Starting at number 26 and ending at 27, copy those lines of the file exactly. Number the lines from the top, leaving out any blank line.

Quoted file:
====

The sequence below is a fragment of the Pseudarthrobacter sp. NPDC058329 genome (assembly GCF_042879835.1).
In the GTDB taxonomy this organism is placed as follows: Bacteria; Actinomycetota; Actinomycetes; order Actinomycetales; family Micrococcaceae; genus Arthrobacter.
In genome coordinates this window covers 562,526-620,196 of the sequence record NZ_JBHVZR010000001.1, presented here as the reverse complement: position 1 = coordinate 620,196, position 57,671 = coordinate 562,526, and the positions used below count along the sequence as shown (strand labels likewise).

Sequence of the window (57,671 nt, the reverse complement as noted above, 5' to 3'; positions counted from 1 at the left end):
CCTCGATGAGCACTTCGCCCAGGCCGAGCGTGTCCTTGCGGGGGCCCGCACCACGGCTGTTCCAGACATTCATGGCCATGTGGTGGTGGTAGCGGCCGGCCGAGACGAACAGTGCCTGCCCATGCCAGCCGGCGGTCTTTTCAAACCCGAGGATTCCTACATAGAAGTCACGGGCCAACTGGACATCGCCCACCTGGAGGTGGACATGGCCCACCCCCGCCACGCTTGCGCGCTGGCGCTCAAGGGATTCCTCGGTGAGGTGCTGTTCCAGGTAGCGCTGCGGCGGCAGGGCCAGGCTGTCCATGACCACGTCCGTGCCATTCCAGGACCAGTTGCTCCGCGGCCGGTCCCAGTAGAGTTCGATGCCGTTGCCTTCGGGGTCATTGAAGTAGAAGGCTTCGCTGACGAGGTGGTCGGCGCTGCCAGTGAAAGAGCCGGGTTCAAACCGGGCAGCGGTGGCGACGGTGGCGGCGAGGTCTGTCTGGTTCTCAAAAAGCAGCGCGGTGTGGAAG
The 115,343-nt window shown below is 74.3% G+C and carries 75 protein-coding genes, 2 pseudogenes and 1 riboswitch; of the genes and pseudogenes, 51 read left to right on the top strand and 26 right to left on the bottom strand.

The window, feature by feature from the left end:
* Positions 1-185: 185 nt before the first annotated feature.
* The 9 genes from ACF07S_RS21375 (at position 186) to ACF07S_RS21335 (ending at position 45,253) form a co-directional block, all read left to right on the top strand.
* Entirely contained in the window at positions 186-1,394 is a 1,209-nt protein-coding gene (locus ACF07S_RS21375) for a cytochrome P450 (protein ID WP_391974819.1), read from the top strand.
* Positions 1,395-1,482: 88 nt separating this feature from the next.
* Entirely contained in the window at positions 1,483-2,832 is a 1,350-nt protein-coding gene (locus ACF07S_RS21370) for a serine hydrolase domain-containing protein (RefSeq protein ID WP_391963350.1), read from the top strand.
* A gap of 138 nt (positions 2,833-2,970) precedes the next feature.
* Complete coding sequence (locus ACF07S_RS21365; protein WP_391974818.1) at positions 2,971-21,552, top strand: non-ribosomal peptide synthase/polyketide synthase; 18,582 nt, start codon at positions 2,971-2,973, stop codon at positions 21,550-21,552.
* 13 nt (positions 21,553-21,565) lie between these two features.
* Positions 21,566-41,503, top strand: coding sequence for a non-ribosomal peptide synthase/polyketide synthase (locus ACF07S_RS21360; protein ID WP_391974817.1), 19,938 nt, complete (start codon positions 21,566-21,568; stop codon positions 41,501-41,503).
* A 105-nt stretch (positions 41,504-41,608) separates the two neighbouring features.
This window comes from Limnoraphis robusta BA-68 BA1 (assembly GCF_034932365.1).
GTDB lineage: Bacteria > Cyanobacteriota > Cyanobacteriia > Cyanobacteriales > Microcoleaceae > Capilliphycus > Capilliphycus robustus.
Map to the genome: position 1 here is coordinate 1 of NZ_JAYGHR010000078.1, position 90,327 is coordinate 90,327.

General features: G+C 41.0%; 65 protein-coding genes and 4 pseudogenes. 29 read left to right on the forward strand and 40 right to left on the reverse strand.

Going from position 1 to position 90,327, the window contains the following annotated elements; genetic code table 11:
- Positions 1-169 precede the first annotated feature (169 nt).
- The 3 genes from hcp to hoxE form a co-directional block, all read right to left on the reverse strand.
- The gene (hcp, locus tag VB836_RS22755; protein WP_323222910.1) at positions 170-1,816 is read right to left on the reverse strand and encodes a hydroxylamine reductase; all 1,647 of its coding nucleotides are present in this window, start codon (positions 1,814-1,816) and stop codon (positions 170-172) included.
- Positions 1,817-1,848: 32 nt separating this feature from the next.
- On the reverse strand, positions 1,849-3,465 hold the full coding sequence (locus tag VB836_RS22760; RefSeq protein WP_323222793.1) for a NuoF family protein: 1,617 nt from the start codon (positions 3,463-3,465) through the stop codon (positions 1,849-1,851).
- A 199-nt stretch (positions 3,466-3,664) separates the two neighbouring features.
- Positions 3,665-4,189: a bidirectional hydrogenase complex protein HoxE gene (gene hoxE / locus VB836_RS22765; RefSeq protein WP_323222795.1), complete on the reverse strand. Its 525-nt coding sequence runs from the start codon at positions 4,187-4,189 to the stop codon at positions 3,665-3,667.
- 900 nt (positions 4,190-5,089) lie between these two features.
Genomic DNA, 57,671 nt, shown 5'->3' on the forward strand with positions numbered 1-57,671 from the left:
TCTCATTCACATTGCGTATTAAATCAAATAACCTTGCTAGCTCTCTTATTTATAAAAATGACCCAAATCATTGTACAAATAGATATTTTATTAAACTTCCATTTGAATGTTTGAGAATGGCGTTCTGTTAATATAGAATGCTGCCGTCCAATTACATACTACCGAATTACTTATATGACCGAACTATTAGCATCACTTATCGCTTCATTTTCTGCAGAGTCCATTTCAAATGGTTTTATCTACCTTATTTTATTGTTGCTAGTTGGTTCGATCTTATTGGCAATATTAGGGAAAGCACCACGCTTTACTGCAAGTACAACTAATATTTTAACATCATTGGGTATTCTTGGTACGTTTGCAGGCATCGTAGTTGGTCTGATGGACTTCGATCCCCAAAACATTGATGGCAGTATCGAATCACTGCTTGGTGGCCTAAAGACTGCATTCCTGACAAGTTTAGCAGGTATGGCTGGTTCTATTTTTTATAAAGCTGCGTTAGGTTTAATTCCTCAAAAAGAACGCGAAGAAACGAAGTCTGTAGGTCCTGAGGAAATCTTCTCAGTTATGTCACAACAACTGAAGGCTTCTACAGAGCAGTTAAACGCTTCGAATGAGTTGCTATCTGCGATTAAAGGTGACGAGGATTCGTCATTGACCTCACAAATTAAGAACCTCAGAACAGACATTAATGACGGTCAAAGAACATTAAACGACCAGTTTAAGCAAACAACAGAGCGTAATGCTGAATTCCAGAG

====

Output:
- Positions 1,817-1,848: 32 nt separating this feature from the next.
- On the reverse strand, positions 1,849-3,465 hold the full coding sequence (locus tag VB836_RS22760; RefSeq protein WP_323222793.1) for a NuoF family protein: 1,617 nt from the start codon (positions 3,463-3,465) through the stop codon (positions 1,849-1,851).